There was a point in my life, probably about a year ago, that I realized checking Facebook brought me down about as often as it lifted me up.
I’m a reasonably confident and happy person, but there’s something about seeing other people interact—even people you’re not friends with—that can make you feel left out, when you otherwise would have been content. Add to that the constant threat of distraction and the fear of missing out on something, even something insignificant, and social media can turn into a real drag. You find yourself dwelling on things you really shouldn’t care about.
I don’t remember the exact moment I realized this, but it had a big impact on me. If something “fun” wasn’t bringing me total joy and wasn’t necessary, why do it?
The thing is, in our day and age, social media does feel necessary. How do you know what events are coming up if no one has mentioned them in person? How do you remember the birthdays of every nice person you’ve known in the past ten years? How do you contact someone whose phone number you don’t know?
Facebook, that’s how.
I wanted to delete my account, but that felt too extreme. There are things I love about Facebook—discussion groups for my favorite TV shows and hobbies, pages I follow, sharing happy memories with my friends, feeling connected. It’s in the bombardment of highlights from everyone else’s lives that anxiety cultivates.
So instead of deleting my account, I unfollowed 99% of my friend list—even my best friends. I left maybe ten people, like my sister, some friends in my favorite TV fandom, and my high school astronomy teacher who shares cool articles.
Unfollowing is different from unfriending because you still have total access to each other’s profiles, and the person has no way to see they’ve been unfollowed. Still, I thought this might come across as extreme or even rude. It was nothing personal at all, but would they take my sudden halt of “likes” and ignorance as to what they’ve been up to as such?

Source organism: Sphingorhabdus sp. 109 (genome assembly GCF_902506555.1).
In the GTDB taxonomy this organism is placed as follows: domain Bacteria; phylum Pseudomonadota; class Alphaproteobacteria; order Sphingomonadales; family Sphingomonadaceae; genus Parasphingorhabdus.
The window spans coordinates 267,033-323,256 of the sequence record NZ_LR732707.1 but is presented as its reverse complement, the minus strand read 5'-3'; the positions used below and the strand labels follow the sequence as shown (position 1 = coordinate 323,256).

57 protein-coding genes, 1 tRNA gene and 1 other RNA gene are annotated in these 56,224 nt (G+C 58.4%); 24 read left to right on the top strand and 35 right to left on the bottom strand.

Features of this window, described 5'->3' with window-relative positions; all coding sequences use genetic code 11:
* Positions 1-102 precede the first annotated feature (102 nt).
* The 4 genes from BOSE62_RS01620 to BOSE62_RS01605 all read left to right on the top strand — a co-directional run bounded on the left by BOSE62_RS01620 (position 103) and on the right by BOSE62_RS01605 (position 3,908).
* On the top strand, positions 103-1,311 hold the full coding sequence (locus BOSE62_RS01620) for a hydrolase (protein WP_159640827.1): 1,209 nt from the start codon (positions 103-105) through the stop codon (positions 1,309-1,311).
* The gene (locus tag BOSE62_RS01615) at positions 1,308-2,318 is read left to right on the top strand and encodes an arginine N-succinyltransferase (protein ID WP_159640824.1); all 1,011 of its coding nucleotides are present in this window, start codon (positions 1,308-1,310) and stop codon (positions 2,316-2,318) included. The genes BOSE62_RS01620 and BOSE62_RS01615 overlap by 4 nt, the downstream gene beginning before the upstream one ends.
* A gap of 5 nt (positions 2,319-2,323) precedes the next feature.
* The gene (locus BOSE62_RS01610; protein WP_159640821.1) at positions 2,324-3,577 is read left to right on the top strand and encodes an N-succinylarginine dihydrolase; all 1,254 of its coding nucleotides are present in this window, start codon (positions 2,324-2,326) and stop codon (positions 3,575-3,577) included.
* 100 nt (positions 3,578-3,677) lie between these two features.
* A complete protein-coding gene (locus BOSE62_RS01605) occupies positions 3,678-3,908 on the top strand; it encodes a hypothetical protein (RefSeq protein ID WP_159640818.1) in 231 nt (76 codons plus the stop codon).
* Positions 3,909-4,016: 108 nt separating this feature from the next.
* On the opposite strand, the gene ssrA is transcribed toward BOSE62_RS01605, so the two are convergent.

This uneasiness went on for a while, on and off, but every time I stopped to think about why I was uneasy—the fear of missing out, and the fear of growing apart from or offending friends—I felt reassured that that was silly. No one who cares about you will care that you don’t frequently interact with their Facebook posts. And the only thing I was missing out on was looking through a window into hundreds of people’s lives that I have no need to know about. Better, when I meet up with friends, I get to hear all their stories firsthand and share their excitement in person. Maybe I don’t know that the person I sometimes sit next to in class went to Kenya over the summer or won a major art contest, but if they’re not someone I talk to much, does it really matter that I don’t know?
I also posted significantly less, inspired by a quote I saw on Pinterest: make some memories that are all your own. Most of my posts these days are the occasional shared picture or article that I want to be able to find again, or that conveys a message I’m passionate about, as well as my own work. When I do post something, it’s something I want to scream to the world—not something I felt inclined to share because that’s what people do, or to prove anything.
The longer I kept up with this, the better I felt. I deleted the social media accounts that felt excessive to me, like Snapchat and Instagram, and don’t miss them at all. My mind feels less cluttered and my emotions are more stable. I feel more secure in my friendships and significantly less distracted wherever I go. I enjoy my downtime more and find it more recharging.
Granted, social media is a great and helpful tool and I in no way feel like I’m “above” it. But I 100% recommend fiddling around with it to decrease your intake, especially if you’re someone who’s prone to overthinking things, or someone who finds his/herself enjoying in-person activities a little less because you know something is (or could be) happening online. My original use of social media was in no way unhealthy, and yet I didn’t even realize how much anxiety it was causing me until I had been “clean” for weeks; it’s not just straight-up addictions that cause distress.
Sometimes taking care of yourself means going against the social grain, and changing your online habits is freeing in a way you can hardly imagine until you give it a try.